by Elizabeth S. Craig, @elizabethscraig
I started looking up information on college admissions. I realized that there’s an overwhelming amount of information out there. In fact, there’s so much information that it’s hard to know where to start looking. Not only is there information on various schools, but there are tips for activities to get involved in that look good on admissions forms, college interview tips, essay tips, and a tremendous amount of info on grants and scholarships.
My head started spinning.
I reminded myself that we have plenty of time to figure this stuff out and that’s the whole reason we’re starting early. There’s no magic pill to take to immediately know all there is to know about the college admission process. We’re just gradually going to need to absorb it.
This is remarkably like the process of finding out about publishing. Yes, there’s a lot of information. There might be too much information.
I’ve recently had two different new writers contact me about publishing. They were both local writers and just starting out. They asked me to bring them into the loop when it came to information about pursuing publishing.
I’m always happy to help out new writers. I had helpful writers point me in the right direction when I was the one asking a lot of questions. (And boy, has the publishing landscape changed since I started investigating it in the early 00s.)
It’s very hard to know how to advise new writers. I think it’s necessary to know a lot about where they are right now. Do they have a finished manuscript? Have they been working with a critique group? Have they been reading writing or publishing blogs? What do they know? How long have they been serious about writing? Is it a lifelong dream for them to be on a bookstore shelf or will they consider other options?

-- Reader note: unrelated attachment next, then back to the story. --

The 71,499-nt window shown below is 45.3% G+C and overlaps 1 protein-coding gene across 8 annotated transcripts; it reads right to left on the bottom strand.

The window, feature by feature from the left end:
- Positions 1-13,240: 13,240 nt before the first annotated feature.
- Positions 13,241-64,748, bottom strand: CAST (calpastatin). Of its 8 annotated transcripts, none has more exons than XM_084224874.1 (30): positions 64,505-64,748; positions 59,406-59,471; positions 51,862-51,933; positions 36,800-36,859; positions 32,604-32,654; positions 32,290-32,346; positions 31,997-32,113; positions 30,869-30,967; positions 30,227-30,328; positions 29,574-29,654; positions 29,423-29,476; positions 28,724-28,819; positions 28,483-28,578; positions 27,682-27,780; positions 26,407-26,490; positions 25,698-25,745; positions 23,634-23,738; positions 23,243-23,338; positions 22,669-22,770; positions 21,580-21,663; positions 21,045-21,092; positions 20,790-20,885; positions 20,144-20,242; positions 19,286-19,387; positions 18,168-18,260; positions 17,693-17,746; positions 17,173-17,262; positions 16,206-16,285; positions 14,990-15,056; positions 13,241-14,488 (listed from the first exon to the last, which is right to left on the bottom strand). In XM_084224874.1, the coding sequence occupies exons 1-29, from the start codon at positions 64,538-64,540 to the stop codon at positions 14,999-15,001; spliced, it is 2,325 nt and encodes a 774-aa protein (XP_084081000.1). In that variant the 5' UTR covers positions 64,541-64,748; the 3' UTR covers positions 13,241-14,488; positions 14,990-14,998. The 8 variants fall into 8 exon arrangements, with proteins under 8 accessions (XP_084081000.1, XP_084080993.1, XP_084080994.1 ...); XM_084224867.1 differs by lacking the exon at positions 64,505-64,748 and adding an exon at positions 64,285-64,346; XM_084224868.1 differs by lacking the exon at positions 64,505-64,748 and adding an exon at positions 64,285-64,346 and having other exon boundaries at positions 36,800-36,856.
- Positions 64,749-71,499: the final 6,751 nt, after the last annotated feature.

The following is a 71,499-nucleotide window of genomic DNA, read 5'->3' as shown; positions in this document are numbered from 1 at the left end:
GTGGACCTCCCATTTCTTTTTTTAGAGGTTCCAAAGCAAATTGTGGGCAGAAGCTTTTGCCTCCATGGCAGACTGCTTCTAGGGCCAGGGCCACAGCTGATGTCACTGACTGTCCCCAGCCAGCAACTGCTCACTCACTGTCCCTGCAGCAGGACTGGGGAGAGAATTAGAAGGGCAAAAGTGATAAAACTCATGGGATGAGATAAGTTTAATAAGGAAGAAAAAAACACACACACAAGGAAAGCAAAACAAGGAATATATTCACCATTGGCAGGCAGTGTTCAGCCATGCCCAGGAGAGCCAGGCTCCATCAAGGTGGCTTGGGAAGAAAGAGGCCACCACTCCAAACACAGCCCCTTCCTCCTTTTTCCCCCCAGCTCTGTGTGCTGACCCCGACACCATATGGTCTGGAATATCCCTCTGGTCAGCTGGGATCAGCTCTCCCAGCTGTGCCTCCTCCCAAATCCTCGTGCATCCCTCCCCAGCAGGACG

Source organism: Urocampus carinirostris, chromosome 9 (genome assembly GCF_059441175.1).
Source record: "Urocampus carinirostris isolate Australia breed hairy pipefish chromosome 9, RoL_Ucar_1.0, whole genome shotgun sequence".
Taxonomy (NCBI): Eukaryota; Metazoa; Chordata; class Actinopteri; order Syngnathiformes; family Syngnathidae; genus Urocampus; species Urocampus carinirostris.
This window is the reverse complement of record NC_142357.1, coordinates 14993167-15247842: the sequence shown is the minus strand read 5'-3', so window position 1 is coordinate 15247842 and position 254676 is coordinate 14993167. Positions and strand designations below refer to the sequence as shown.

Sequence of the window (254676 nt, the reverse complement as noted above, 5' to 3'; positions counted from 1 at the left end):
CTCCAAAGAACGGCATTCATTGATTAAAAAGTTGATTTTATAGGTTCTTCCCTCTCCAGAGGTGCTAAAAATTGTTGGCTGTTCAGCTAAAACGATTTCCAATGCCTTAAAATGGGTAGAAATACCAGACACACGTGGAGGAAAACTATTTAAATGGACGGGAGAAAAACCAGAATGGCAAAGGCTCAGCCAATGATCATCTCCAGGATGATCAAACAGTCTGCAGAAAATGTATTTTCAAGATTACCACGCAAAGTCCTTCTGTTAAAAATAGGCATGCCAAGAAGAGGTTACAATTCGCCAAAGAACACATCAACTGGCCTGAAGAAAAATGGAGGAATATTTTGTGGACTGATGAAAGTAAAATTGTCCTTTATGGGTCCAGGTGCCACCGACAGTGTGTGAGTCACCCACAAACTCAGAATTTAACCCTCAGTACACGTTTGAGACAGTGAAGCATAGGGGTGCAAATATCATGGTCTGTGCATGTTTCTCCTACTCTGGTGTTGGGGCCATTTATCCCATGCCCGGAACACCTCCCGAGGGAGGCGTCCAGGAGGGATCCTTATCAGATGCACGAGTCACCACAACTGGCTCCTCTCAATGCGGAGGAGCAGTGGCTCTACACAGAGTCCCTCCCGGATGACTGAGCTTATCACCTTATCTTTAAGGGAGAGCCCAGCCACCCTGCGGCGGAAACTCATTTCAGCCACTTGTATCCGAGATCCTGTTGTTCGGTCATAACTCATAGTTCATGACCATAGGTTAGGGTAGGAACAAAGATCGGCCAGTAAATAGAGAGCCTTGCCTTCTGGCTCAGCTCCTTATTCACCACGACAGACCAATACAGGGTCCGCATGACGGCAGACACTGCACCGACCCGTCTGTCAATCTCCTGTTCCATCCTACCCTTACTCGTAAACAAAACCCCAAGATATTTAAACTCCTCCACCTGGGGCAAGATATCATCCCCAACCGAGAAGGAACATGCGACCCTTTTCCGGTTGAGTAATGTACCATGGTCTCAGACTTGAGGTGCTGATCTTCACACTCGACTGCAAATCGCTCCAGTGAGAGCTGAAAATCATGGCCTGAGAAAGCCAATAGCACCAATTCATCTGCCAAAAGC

When I’ve mentioned self-publishing as an option in the recent past, new writers have almost seemed rebuffed by my suggestion. As if I somehow thought their work wasn’t of good enough quality to submit to New York publishers.
That wasn’t the case at all—it was more that I wanted to encourage them to find out more about a viable option for their books that might even enable them to reach the audience they’re looking for.
What I think is one of the most important traits for writers interested in publishing (either traditional or self-publishing), is patience. We need to have patience with ourselves to fully learn and explore our options and patience with our story—the patience necessary to rework or revise it to make sure it’s ready for readers. And we need patience to learn our options and the current state of the industry. We need patience in order to develop our craft.
It can be nice, however, to at least have a starting point for our research (I’m finding one for the college search.) As a starting point for learning about publishing, I recommend industry expert Jane Friedman’s post—it’s sort of a beginner’s guide to publishing: Wanting to have your book published? A beginner's guide.
How are you approaching gathering information on the industry and the writing craft? Any other traits that could be helpful for new writers?
Image: By English106